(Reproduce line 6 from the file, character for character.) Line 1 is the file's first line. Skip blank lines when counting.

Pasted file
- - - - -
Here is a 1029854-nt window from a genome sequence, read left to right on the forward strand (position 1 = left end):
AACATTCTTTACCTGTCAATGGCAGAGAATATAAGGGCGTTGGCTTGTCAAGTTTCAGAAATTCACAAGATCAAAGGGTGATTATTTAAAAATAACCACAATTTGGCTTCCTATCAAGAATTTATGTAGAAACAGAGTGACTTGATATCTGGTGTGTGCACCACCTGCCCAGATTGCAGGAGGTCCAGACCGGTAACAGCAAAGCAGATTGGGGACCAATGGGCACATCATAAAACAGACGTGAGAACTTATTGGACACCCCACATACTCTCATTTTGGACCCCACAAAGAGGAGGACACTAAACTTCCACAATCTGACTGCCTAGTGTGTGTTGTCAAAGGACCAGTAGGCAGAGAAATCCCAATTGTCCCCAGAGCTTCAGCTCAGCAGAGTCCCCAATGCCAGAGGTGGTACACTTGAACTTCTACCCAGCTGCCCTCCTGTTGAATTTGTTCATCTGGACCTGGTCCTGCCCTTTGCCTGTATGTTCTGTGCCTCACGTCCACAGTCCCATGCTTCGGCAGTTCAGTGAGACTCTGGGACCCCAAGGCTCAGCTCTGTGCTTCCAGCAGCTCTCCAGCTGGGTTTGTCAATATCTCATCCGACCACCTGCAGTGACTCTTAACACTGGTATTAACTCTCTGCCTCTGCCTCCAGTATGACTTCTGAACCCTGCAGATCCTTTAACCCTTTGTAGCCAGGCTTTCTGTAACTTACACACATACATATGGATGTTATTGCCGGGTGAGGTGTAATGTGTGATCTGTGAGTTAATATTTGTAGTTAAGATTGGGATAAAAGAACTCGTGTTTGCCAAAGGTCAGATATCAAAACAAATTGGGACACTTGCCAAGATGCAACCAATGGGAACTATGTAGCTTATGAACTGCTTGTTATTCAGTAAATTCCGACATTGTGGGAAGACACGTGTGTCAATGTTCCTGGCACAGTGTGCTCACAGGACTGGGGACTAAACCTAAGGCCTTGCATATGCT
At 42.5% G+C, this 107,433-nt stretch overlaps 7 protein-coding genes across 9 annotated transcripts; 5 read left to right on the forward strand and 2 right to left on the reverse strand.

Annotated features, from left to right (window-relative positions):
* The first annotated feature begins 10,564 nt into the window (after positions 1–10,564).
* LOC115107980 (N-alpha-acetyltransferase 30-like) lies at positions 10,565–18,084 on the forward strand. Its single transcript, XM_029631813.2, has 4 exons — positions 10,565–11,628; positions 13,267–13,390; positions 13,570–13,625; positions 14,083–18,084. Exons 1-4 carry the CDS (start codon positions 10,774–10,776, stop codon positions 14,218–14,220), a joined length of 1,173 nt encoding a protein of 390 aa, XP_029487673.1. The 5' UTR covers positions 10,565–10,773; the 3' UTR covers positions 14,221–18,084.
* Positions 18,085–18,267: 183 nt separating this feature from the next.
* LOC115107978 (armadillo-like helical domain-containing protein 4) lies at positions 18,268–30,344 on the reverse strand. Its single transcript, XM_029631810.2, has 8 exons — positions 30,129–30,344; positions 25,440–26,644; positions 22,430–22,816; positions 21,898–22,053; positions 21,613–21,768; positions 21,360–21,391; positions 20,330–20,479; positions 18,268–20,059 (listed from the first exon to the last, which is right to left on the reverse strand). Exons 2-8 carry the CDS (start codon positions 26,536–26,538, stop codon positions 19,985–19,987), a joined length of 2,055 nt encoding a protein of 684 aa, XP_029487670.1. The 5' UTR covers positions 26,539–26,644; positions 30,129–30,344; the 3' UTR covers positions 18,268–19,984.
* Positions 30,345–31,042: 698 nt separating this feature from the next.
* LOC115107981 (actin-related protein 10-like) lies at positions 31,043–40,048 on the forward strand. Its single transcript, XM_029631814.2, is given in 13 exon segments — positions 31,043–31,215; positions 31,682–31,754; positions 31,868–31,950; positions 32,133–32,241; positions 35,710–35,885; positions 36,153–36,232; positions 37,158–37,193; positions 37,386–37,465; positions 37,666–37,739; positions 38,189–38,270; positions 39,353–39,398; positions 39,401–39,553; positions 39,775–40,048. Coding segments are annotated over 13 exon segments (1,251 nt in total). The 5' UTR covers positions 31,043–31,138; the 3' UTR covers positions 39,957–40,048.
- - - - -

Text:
* LOC115107980 (N-alpha-acetyltransferase 30-like) lies at positions 10,565–18,084 on the forward strand. Its single transcript, XM_029631813.2, has 4 exons — positions 10,565–11,628; positions 13,267–13,390; positions 13,570–13,625; positions 14,083–18,084. Exons 1-4 carry the CDS (start codon positions 10,774–10,776, stop codon positions 14,218–14,220), a joined length of 1,173 nt encoding a protein of 390 aa, XP_029487673.1. The 5' UTR covers positions 10,565–10,773; the 3' UTR covers positions 14,221–18,084.